Apple’s 2021 MacBook Pro with next-generation M1 Pro and M1 Max silicon is available in two sizes — 14-inch, and 16-inch. And for the first time, both sizes can be matched spec-for-spec regardless of how high or low on the Apple Silicon food chain you want to go, which is definitely a plus.
A 16″ M1 Max MacBook Pro with a 10-core CPU, 32-core, GPU, 32GB of RAM, and 1TB of internal storage will cost you $4,399, whereas a 14″ M1 Max MacBook Pro with an identical configuration can be had for $4,149.
But how exactly does that price difference translate to real-world performance? You would naturally expect there to be a difference, given that the 14-incher houses smaller fans and smaller heat pipes due to its smaller chassis, while still accommodating the same hardware as the larger variant.
In a recent YouTube video, Max Tech pit a 14″ MacBook Pro with a decked out M1 Max chip (10 CPU cores, 32 GPU cores) against a 16″ variant with identical specifications to find out. The YouTuber also wanted to determine whether High Power Mode, which is only available on the 16″ model, actually makes a difference.
Max Tech pushed both notebooks to the cusp of their abilities in a series of Geekbench 5, Cinebench R23, 3DMark, Blender, and 4K and 8K video editing stress tests (unrealistically so in a case or two).
Max Tech was the first to discover that the fans inside the 14″ variant are actually faster than the ones in its 16″ counterpart, with the right-side fan running at a maximum of 6,241 RPM vs. 5,776 RPM on the larger model. The left-side fan on the 14″ model also runs 400 RPM faster than the 16-incher’s.
The higher speed is likely to make up for their size difference. The larger fans on the 16″ 2021 MacBook Pro circulate higher air volume as a result of their size, and are therefore louder than the smaller notebook.
Max Tech’s testing found that the 14″ MacBook Pro throttles harder and more often due to thermals, whereas the 16-incher doesn’t even begin to throttle unless it’s using 100% of both its CPU and GPU for a sustained period of time.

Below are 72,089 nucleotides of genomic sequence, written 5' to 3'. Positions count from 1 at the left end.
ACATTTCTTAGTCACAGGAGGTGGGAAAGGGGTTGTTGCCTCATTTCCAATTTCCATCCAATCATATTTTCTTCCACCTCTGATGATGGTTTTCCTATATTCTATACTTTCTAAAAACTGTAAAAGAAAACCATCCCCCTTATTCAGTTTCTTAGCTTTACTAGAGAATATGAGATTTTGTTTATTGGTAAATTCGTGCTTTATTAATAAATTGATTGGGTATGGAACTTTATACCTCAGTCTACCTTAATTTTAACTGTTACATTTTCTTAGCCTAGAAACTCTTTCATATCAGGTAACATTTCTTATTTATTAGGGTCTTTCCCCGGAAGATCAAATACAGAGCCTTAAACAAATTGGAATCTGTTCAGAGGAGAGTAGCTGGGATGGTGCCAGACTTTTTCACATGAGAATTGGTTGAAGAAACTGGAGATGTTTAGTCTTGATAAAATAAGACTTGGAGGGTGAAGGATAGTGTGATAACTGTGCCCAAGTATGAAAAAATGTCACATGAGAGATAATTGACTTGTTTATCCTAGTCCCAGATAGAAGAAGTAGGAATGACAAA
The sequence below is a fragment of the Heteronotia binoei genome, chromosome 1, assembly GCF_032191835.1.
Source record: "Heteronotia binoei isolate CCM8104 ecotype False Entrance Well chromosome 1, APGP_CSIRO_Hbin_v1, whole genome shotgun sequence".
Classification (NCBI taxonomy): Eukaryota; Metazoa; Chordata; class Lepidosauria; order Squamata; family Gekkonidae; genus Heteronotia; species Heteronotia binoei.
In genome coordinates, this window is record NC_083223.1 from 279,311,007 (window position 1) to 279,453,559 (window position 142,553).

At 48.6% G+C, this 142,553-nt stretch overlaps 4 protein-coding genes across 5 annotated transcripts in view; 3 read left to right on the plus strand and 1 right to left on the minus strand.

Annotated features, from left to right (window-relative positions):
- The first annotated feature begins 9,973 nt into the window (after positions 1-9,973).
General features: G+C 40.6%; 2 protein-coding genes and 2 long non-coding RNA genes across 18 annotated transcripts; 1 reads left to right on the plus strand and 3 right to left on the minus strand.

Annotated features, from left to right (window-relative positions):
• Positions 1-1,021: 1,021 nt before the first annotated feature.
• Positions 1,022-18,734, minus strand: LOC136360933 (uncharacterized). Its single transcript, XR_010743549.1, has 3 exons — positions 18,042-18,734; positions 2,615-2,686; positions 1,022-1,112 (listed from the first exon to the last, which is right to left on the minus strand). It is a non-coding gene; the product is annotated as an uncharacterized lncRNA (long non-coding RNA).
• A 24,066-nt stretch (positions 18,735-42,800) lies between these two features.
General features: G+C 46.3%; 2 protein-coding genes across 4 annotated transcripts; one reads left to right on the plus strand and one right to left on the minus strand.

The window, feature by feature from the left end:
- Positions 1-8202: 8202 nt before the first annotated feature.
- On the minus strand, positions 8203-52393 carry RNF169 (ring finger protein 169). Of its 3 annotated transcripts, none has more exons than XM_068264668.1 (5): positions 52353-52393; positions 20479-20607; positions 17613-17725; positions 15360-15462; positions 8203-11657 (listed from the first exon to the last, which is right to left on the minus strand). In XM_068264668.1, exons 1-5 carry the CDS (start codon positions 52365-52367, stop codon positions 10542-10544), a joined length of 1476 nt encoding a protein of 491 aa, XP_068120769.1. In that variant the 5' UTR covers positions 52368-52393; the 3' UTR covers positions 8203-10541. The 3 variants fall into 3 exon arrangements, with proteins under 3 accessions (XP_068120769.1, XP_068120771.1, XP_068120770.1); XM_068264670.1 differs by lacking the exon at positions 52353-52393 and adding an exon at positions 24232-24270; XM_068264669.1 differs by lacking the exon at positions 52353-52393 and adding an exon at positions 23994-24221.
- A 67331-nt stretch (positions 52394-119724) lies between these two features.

The 14″ is pretty quick to pull back its GPU, which runs anywhere between 150-300 MHz slower than the 16-incher’s in sustained workloads where the larger notebook keeps running its GPU at maximum frequency.
In GPU-intensive tasks, the 16″ model draws 60% more power, but delivers up to 16% more performance as compared to the 14″ variant.
The YouTuber also found that High Power Mode only makes a difference in workloads that max out both CPU and GPU usage while running on battery. In such a case, having High Power Mode disabled will yield performance on par with the 14-incher’s in those same tasks while plugged in.
While the 14-incher is pretty trigger-happy when it comes to scaling back performance under sustained workloads, it is able to ration its smaller battery much better than expected by doing so. Whether you go with a 14″ 2021 MacBook Pro or a 16″, battery life shouldn’t be an issue.
All in all, there’s an 11-16% difference in performance between the two sizes in most real-world use cases (depending on the workload), and a difference of up to 36% if you’re absolutely maxing out the notebooks’ capabilities — exporting 8K Canon RAW footage to ProRes 422, for example.
That said, Max Tech’s tests demonstrated that both models deliver identical performance in short bursts of image and graphics rendering, and even 4K video editing.
Watch Max Tech’s full video comparison above.